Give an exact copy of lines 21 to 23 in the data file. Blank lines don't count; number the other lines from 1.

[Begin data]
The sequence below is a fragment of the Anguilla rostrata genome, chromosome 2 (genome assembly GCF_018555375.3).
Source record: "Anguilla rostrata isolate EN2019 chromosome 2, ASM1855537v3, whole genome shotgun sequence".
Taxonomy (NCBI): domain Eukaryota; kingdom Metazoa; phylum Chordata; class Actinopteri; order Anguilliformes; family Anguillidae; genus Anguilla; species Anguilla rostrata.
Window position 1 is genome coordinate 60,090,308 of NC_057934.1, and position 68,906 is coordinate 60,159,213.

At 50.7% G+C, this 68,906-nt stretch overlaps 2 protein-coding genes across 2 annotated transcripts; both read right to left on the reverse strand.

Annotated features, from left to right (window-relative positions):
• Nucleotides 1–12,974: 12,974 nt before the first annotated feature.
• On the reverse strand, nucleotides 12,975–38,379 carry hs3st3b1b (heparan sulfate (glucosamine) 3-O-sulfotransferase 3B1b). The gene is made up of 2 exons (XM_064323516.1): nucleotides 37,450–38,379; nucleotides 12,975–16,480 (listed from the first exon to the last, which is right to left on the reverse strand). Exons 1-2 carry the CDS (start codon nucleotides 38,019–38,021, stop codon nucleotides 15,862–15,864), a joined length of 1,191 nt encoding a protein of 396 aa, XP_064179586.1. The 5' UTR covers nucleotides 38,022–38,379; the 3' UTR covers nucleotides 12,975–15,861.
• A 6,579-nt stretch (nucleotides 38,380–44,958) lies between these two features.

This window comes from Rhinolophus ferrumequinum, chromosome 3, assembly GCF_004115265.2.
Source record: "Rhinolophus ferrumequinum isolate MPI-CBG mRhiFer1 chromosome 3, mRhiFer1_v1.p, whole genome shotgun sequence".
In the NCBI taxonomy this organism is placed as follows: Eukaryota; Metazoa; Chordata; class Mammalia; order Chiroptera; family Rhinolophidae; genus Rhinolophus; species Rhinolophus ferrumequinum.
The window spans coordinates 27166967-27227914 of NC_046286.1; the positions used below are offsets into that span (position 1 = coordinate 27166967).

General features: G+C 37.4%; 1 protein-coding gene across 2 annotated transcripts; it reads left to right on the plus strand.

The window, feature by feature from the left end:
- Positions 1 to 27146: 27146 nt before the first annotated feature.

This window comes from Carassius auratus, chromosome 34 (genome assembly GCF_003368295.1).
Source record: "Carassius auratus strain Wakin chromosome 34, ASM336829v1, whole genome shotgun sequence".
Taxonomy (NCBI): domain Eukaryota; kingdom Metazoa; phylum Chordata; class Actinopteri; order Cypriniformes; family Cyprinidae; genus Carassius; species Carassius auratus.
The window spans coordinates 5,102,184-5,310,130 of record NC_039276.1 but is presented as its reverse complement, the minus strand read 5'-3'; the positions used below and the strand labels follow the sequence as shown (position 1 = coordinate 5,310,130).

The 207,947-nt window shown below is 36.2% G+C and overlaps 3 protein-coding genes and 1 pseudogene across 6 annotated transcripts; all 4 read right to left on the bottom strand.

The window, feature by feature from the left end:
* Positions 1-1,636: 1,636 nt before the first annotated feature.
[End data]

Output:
The 207,947-nt window shown below is 36.2% G+C and overlaps 3 protein-coding genes and 1 pseudogene across 6 annotated transcripts; all 4 read right to left on the bottom strand.

The window, feature by feature from the left end:
* Positions 1-1,636: 1,636 nt before the first annotated feature.